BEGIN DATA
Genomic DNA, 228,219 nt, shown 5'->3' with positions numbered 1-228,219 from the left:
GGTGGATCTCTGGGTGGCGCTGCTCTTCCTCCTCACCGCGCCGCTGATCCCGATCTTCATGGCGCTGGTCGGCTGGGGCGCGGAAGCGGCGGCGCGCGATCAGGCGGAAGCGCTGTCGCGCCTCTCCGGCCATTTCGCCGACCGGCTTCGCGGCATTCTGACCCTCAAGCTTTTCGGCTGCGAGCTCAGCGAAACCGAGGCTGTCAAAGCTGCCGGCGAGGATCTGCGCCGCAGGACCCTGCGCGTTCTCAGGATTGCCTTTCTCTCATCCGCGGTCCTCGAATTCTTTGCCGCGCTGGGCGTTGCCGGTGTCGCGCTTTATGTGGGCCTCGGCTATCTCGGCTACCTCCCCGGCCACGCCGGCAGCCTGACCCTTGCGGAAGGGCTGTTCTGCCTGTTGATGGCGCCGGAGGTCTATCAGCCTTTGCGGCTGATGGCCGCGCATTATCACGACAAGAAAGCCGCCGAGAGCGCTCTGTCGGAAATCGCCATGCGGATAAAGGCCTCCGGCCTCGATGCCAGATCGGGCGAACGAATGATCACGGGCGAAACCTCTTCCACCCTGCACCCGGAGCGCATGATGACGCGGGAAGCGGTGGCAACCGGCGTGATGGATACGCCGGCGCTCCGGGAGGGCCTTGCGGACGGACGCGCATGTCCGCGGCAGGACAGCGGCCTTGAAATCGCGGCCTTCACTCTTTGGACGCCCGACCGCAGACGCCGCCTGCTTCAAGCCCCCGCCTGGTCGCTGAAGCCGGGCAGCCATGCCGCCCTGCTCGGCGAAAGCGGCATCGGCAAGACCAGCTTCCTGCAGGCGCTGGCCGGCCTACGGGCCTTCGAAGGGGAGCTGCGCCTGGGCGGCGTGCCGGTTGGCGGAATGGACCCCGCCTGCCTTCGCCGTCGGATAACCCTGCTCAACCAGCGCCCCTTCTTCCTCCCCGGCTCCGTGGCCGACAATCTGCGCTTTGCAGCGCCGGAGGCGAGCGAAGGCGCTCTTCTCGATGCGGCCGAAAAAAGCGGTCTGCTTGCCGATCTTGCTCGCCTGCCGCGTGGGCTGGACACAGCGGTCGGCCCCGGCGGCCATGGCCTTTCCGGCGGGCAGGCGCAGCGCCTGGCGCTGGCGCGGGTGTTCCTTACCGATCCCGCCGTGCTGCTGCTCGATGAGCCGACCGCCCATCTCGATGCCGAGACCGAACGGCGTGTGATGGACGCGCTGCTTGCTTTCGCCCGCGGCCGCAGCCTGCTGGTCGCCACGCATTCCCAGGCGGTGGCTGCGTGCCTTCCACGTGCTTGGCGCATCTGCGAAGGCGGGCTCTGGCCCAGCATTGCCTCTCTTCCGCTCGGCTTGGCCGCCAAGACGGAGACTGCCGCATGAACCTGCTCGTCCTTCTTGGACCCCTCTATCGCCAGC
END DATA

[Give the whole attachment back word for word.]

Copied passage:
Genomic DNA, 228,219 nt, shown 5'->3' with positions numbered 1-228,219 from the left:
GGTGGATCTCTGGGTGGCGCTGCTCTTCCTCCTCACCGCGCCGCTGATCCCGATCTTCATGGCGCTGGTCGGCTGGGGCGCGGAAGCGGCGGCGCGCGATCAGGCGGAAGCGCTGTCGCGCCTCTCCGGCCATTTCGCCGACCGGCTTCGCGGCATTCTGACCCTCAAGCTTTTCGGCTGCGAGCTCAGCGAAACCGAGGCTGTCAAAGCTGCCGGCGAGGATCTGCGCCGCAGGACCCTGCGCGTTCTCAGGATTGCCTTTCTCTCATCCGCGGTCCTCGAATTCTTTGCCGCGCTGGGCGTTGCCGGTGTCGCGCTTTATGTGGGCCTCGGCTATCTCGGCTACCTCCCCGGCCACGCCGGCAGCCTGACCCTTGCGGAAGGGCTGTTCTGCCTGTTGATGGCGCCGGAGGTCTATCAGCCTTTGCGGCTGATGGCCGCGCATTATCACGACAAGAAAGCCGCCGAGAGCGCTCTGTCGGAAATCGCCATGCGGATAAAGGCCTCCGGCCTCGATGCCAGATCGGGCGAACGAATGATCACGGGCGAAACCTCTTCCACCCTGCACCCGGAGCGCATGATGACGCGGGAAGCGGTGGCAACCGGCGTGATGGATACGCCGGCGCTCCGGGAGGGCCTTGCGGACGGACGCGCATGTCCGCGGCAGGACAGCGGCCTTGAAATCGCGGCCTTCACTCTTTGGACGCCCGACCGCAGACGCCGCCTGCTTCAAGCCCCCGCCTGGTCGCTGAAGCCGGGCAGCCATGCCGCCCTGCTCGGCGAAAGCGGCATCGGCAAGACCAGCTTCCTGCAGGCGCTGGCCGGCCTACGGGCCTTCGAAGGGGAGCTGCGCCTGGGCGGCGTGCCGGTTGGCGGAATGGACCCCGCCTGCCTTCGCCGTCGGATAACCCTGCTCAACCAGCGCCCCTTCTTCCTCCCCGGCTCCGTGGCCGACAATCTGCGCTTTGCAGCGCCGGAGGCGAGCGAAGGCGCTCTTCTCGATGCGGCCGAAAAAAGCGGTCTGCTTGCCGATCTTGCTCGCCTGCCGCGTGGGCTGGACACAGCGGTCGGCCCCGGCGGCCATGGCCTTTCCGGCGGGCAGGCGCAGCGCCTGGCGCTGGCGCGGGTGTTCCTTACCGATCCCGCCGTGCTGCTGCTCGATGAGCCGACCGCCCATCTCGATGCCGAGACCGAACGGCGTGTGATGGACGCGCTGCTTGCTTTCGCCCGCGGCCGCAGCCTGCTGGTCGCCACGCATTCCCAGGCGGTGGCTGCGTGCCTTCCACGTGCTTGGCGCATCTGCGAAGGCGGGCTCTGGCCCAGCATTGCCTCTCTTCCGCTCGGCTTGGCCGCCAAGACGGAGACTGCCGCATGAACCTGCTCGTCCTTCTTGGACCCCTCTATCGCCAGC